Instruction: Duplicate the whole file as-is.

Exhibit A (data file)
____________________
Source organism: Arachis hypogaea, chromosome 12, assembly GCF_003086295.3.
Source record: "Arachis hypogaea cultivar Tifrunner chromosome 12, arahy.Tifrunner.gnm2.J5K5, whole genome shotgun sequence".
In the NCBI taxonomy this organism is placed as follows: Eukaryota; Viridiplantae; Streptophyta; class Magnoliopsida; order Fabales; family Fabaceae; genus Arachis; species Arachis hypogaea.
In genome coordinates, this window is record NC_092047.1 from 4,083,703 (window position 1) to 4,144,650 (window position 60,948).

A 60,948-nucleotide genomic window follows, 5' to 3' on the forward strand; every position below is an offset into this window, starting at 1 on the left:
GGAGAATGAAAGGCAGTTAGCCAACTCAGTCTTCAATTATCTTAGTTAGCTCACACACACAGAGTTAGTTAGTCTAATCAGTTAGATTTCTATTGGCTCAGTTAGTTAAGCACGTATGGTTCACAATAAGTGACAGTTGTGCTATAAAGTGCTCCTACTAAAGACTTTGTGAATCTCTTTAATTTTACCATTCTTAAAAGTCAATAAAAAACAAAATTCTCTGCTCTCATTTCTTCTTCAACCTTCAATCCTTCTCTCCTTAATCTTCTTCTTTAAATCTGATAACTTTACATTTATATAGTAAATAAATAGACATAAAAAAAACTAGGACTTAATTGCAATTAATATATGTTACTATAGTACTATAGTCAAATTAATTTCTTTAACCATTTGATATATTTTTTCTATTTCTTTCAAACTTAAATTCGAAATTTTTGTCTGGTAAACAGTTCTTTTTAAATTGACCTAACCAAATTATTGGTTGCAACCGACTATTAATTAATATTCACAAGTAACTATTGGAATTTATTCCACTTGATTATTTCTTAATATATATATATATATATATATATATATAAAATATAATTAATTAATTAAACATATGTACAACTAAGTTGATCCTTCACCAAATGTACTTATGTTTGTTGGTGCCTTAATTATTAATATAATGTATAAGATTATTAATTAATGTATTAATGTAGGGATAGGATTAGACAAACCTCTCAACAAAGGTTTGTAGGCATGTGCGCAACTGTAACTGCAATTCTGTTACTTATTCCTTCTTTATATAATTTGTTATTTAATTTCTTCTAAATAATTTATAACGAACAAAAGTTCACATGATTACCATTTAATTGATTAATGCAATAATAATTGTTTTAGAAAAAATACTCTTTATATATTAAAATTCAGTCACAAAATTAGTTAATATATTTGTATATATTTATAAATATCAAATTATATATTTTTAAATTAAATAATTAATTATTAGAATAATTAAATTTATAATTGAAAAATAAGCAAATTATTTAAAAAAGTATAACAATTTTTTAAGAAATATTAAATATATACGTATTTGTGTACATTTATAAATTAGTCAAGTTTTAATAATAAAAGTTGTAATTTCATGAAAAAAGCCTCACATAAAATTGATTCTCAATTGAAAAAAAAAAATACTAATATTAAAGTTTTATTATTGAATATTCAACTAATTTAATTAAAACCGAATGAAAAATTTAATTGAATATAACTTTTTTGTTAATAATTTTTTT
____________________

Source organism: Arachis hypogaea, chromosome 12, assembly GCF_003086295.3.
Source record: "Arachis hypogaea cultivar Tifrunner chromosome 12, arahy.Tifrunner.gnm2.J5K5, whole genome shotgun sequence".
In the NCBI taxonomy this organism is placed as follows: Eukaryota; Viridiplantae; Streptophyta; class Magnoliopsida; order Fabales; family Fabaceae; genus Arachis; species Arachis hypogaea.
In genome coordinates, this window is record NC_092047.1 from 4,083,703 (window position 1) to 4,144,650 (window position 60,948).

A 60,948-nucleotide genomic window follows, 5' to 3' on the forward strand; every position below is an offset into this window, starting at 1 on the left:
GGAGAATGAAAGGCAGTTAGCCAACTCAGTCTTCAATTATCTTAGTTAGCTCACACACACAGAGTTAGTTAGTCTAATCAGTTAGATTTCTATTGGCTCAGTTAGTTAAGCACGTATGGTTCACAATAAGTGACAGTTGTGCTATAAAGTGCTCCTACTAAAGACTTTGTGAATCTCTTTAATTTTACCATTCTTAAAAGTCAATAAAAAACAAAATTCTCTGCTCTCATTTCTTCTTCAACCTTCAATCCTTCTCTCCTTAATCTTCTTCTTTAAATCTGATAACTTTACATTTATATAGTAAATAAATAGACATAAAAAAAACTAGGACTTAATTGCAATTAATATATGTTACTATAGTACTATAGTCAAATTAATTTCTTTAACCATTTGATATATTTTTTCTATTTCTTTCAAACTTAAATTCGAAATTTTTGTCTGGTAAACAGTTCTTTTTAAATTGACCTAACCAAATTATTGGTTGCAACCGACTATTAATTAATATTCACAAGTAACTATTGGAATTTATTCCACTTGATTATTTCTTAATATATATATATATATATATATATATATAAAATATAATTAATTAATTAAACATATGTACAACTAAGTTGATCCTTCACCAAATGTACTTATGTTTGTTGGTGCCTTAATTATTAATATAATGTATAAGATTATTAATTAATGTATTAATGTAGGGATAGGATTAGACAAACCTCTCAACAAAGGTTTGTAGGCATGTGCGCAACTGTAACTGCAATTCTGTTACTTATTCCTTCTTTATATAATTTGTTATTTAATTTCTTCTAAATAATTTATAACGAACAAAAGTTCACATGATTACCATTTAATTGATTAATGCAATAATAATTGTTTTAGAAAAAATACTCTTTATATATTAAAATTCAGTCACAAAATTAGTTAATATATTTGTATATATTTATAAATATCAAATTATATATTTTTAAATTAAATAATTAATTATTAGAATAATTAAATTTATAATTGAAAAATAAGCAAATTATTTAAAAAAGTATAACAATTTTTTAAGAAATATTAAATATATACGTATTTGTGTACATTTATAAATTAGTCAAGTTTTAATAATAAAAGTTGTAATTTCATGAAAAAAGCCTCACATAAAATTGATTCTCAATTGAAAAAAAAAAATACTAATATTAAAGTTTTATTATTGAATATTCAACTAATTTAATTAAAACCGAATGAAAAATTTAATTGAATATAACTTTTTTGTTAATAATTTTTTT